Though she gets inspiration from others, Martin’s recipes are uniquely her own. “I like doing big flavors and seasonings, but I never follow a recipe.” She said her soups are ingredient-driven by what is fresh, local and in season. “What I love is just seeing what is available in the stores or farmers markets. It’s the beauty of not having a menu. It brings you closer to time and place, which I think is important.” Some recent soups include chicken tortilla soup, roasted tomato orange basil soup, Dungeness crab soup with shrimp and asparagus, and Rojo pozole.

Soup Dogg isn’t a typical restaurant where diners walk in and order. Though she can sometimes meet people at the golf course for takeout, it is primarily a soup delivery service, where only one soup is offered at a time. “Typically, I make two to three soups a week and have been making about 16 quarts at a time.” Martin sells them in pint and quart size, usually for $10 and $20 though certain soups, such as Dungeness crab soup, can cost more. 

Each new soup is posted on Facebook, Instagram and emailed to people who’ve asked to be on the email list. Anyone interested in having soup delivered should text her. She will deliver to Newport and can deliver to Depoe Bay and Toledo for an extra charge. “It’s been an experiment and right now, it’s very flexible.” Martin said sometimes, the soup sells out fast. “I posted a red curry pumpkin bisque on late Saturday night, and it was sold out by early Sunday morning.”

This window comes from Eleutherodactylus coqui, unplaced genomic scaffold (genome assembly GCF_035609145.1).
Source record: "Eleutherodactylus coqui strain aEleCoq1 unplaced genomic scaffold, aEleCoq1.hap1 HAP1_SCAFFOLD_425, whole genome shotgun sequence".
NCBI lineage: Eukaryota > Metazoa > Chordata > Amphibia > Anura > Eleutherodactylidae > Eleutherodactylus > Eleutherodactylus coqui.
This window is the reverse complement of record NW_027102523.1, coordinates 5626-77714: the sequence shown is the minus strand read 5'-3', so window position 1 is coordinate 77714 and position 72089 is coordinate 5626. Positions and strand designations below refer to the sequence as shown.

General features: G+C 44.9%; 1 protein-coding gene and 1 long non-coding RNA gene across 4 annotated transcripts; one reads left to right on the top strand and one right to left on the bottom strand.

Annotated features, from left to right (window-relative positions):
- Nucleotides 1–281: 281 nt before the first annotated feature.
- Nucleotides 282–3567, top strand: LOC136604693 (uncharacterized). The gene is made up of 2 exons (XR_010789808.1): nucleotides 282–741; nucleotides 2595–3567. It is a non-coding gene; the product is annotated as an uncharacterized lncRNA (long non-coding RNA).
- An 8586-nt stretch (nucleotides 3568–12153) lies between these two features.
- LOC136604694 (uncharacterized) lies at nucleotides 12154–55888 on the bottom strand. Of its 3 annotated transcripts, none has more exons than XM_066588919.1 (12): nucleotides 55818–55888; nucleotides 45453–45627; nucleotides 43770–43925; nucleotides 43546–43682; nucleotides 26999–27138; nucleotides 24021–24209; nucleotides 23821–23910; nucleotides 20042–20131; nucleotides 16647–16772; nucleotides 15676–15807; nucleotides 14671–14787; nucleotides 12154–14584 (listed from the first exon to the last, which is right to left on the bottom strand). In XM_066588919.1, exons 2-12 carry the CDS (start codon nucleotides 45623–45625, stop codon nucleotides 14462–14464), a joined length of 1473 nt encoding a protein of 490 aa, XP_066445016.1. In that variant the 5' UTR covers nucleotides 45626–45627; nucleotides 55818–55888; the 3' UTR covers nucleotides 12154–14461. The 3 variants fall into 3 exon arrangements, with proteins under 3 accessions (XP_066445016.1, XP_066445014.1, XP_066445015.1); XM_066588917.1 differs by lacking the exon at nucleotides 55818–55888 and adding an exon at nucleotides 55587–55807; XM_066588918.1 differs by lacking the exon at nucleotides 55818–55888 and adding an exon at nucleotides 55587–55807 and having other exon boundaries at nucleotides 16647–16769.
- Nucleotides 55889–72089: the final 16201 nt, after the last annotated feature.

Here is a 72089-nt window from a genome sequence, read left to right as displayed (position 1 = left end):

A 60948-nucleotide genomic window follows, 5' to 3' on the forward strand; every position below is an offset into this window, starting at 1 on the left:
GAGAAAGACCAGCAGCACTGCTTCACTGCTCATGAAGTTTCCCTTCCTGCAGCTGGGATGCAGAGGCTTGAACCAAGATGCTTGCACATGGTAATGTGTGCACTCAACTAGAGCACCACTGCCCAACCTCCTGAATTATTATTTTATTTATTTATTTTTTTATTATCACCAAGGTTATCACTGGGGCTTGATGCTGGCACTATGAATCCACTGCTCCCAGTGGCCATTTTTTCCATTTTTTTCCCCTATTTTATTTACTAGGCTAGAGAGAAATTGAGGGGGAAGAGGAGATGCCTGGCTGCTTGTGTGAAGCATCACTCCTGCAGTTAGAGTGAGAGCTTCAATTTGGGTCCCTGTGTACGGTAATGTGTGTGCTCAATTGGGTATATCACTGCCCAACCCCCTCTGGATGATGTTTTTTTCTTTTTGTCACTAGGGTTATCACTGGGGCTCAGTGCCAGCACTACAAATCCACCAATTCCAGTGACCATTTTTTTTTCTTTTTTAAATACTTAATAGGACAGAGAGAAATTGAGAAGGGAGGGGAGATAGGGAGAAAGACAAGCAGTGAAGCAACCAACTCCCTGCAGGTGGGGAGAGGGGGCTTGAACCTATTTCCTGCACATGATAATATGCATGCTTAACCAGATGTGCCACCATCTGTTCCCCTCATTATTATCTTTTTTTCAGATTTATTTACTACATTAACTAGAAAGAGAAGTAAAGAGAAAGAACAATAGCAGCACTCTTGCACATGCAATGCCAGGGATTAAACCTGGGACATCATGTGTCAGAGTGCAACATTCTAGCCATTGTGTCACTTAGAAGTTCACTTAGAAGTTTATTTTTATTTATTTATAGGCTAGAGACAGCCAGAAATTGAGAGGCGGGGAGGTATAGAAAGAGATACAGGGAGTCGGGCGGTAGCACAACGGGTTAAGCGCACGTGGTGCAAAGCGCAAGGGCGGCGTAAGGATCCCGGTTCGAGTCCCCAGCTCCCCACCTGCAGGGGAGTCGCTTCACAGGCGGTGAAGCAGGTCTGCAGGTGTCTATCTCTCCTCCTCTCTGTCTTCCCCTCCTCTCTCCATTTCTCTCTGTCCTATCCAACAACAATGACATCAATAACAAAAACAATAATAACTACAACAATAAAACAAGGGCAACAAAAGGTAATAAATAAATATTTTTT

Martin also uses a vacuum sealer and freezes soups flat so people can order ahead and stock up if they desire. “People are grateful to not have to go out in bad weather and have fresh soup delivered right to their door.”

Soup Dogg is a one-woman show for now, but Martin is prepared to grow her business. She is looking into partnering with some other local businesses and hopes to have a food cart eventually to serve soup at events to provide the chilled soup option and hot soup.

Right now, she makes her soup in the golf course kitchen which, she admits, may cause some confusion since technically, it isn’t part of the golf course. And that is not the only point of confusion. “There has also been some confusion that I make soup for dogs,” said Martin. “That cracked me up. I love my dog, but I am not that pretentious.”

To see the soup of the day, follow SoupDogg.onthecoast on Facebook and Instagram. Email Martin at to be added to the email list or text 808-494-8088 to place an order.

(0) comments

Welcome to the discussion.

Keep it Clean. Please avoid obscene, vulgar, lewd, racist or sexually-oriented language.
Don't Threaten. Threats of harming another person will not be tolerated.
Be Truthful. Don't knowingly lie about anyone or anything.
Be Nice. No racism, sexism or any sort of -ism that is degrading to another person.
Be Proactive. Use the 'Report' link on each comment to let us know of abusive posts.
Share with Us. We'd love to hear eyewitness accounts, the history behind an article.